|Project by jfk4032||posted 08-01-2014 11:36 AM||1962 views||3 times favorited||9 comments|
When my wife finally decided to take up golf four years ago, I was excited about the opportunity to play together not only in the area, but when we take vacations. She’s hooked and actually plays more than I do now!
At the time she started playing I started to collect golf ball markers from the courses we played together and these plaques are what I came up with to display these. The plaques are made up of laminated resawed planks, the top one is black walnut with cherry in the middle and the bottom one is mahagony with black walnut in the middle. The black walnut plaque is for us and the mahagony plaque we’ll raffle off at next year’s Cancer Rally at our club.
I also tried router inlaying for the first time. The kits for this are inexpensive and the results for a simple oval were impressive for a novice at doing this. I also wanted to make a real golf ball part of this, so I created a jig to safely cut a golf ball in half. I mounted some scrap 2×4 pieces onto my lathe and scooped out a depression to snuggly fit roughly half of a golf into each side. There is a small supporting strip of wood that I sandwiched between the two ball holders held together with a screw. After a couple of old used balls as practice, I was able to safely and accurately slice a golf ball in half on the bandsaw. I sanded down some wood tees in half lengthwise and then cut those into two pieces for each of the cross-hatched tee pattern.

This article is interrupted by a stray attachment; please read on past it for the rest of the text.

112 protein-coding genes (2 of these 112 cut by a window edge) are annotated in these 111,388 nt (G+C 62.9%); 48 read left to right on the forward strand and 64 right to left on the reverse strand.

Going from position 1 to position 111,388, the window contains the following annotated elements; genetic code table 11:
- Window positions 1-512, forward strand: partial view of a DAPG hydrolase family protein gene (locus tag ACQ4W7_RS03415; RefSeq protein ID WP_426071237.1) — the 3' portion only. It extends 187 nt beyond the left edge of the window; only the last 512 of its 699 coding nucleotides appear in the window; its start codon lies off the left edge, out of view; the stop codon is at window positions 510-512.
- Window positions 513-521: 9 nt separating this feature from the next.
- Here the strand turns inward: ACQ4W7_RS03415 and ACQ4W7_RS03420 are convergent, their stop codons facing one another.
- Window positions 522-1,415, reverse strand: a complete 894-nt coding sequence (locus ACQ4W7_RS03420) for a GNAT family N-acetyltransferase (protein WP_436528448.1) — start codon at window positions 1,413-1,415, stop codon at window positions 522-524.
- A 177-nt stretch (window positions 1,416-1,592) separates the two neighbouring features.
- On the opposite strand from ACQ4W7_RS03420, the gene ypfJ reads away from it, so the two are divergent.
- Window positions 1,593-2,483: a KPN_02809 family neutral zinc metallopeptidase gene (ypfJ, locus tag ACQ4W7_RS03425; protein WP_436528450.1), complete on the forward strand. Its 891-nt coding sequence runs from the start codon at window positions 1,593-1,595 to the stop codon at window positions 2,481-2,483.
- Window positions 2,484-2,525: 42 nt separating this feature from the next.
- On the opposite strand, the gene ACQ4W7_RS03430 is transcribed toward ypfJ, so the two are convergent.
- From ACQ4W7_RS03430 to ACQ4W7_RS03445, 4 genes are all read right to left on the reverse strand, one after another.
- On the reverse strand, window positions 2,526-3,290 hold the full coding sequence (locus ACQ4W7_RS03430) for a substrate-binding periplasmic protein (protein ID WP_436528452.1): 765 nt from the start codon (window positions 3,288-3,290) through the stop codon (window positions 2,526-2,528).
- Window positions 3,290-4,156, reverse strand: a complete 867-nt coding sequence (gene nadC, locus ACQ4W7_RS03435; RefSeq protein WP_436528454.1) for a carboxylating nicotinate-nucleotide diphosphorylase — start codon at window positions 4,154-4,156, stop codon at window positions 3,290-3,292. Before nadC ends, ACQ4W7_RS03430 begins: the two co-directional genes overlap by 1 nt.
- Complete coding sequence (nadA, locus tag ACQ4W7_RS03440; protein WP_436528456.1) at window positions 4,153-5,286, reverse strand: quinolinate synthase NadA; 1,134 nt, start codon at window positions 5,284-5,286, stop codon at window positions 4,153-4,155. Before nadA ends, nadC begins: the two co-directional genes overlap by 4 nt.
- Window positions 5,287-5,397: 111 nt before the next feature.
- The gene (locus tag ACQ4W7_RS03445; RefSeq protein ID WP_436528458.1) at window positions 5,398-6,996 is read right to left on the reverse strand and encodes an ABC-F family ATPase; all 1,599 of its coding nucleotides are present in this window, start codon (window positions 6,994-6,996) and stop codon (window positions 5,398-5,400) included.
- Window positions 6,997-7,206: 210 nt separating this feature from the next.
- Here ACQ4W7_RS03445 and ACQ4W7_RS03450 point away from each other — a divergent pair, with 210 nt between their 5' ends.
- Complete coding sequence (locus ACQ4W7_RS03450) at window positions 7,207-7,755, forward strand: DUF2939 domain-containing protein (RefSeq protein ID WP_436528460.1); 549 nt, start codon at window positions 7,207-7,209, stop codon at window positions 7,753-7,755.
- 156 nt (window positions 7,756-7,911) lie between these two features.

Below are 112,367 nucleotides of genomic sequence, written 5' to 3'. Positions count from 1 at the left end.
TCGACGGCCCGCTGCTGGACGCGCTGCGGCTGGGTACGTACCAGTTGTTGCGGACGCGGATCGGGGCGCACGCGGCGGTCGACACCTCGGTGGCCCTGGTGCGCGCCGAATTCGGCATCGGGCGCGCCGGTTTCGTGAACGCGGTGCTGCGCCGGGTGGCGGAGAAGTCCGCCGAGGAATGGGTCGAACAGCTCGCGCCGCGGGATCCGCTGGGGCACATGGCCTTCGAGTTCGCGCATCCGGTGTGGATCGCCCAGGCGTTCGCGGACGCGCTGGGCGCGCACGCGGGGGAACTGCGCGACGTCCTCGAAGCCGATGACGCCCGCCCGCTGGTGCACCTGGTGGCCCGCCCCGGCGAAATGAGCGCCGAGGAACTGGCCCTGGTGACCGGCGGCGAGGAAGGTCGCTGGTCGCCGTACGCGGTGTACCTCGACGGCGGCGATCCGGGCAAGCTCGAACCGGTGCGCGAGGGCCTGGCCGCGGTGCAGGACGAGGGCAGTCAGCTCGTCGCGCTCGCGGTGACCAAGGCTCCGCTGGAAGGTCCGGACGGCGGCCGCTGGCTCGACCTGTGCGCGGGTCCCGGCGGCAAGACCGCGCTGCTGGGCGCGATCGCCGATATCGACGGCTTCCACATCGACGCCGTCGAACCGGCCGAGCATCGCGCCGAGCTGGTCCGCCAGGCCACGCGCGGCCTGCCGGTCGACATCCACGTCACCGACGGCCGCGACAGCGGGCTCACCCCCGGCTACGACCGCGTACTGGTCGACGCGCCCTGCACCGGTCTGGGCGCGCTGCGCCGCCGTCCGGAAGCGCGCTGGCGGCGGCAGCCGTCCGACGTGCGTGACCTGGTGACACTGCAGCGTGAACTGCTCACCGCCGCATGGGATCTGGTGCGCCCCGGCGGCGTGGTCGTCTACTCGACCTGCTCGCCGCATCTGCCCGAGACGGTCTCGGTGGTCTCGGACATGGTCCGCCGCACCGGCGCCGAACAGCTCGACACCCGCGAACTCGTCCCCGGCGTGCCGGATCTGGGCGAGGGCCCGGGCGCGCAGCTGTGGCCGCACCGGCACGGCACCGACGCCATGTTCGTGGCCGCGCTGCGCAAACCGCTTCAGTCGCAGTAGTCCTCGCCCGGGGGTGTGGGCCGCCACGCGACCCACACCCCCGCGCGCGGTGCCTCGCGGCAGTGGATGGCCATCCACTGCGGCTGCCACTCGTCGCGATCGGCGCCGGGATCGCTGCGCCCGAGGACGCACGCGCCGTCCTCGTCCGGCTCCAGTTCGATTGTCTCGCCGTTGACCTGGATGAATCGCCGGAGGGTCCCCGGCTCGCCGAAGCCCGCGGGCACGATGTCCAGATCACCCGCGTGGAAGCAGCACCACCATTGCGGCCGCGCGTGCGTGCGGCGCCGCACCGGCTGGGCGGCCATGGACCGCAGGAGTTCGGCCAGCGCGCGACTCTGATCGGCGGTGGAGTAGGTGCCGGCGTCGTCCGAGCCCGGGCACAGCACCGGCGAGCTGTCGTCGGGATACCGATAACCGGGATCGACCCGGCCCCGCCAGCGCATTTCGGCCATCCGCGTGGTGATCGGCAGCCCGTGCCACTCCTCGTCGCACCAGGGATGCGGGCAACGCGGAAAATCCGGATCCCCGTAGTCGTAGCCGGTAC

I then laid out the hole pattern to drill some stop depth holes for the rare earth magnets to be set into. I was careful to make sure they stood proud a bit so you could more easily remove individual markers from the plaque when wanting to. I used two part epoxy to glue in the magnets, the golf ball and tees and the scroll cuts of our monogram letters. I used holly and black walnut for the letters.
I finished the plaques with a coating of pure Tung oil and then a half dozen coats of Deft satin spray with steel wool rub downs on the last several coats. I strung some picture hanging wire with the appropriate hardware on the backside for easy hanging.
This was a fun quick project that wound up using most of the machines in my shop at some point of its production.
-- ---Joel; Central MD...rookie empter nester and getting back into woodworking!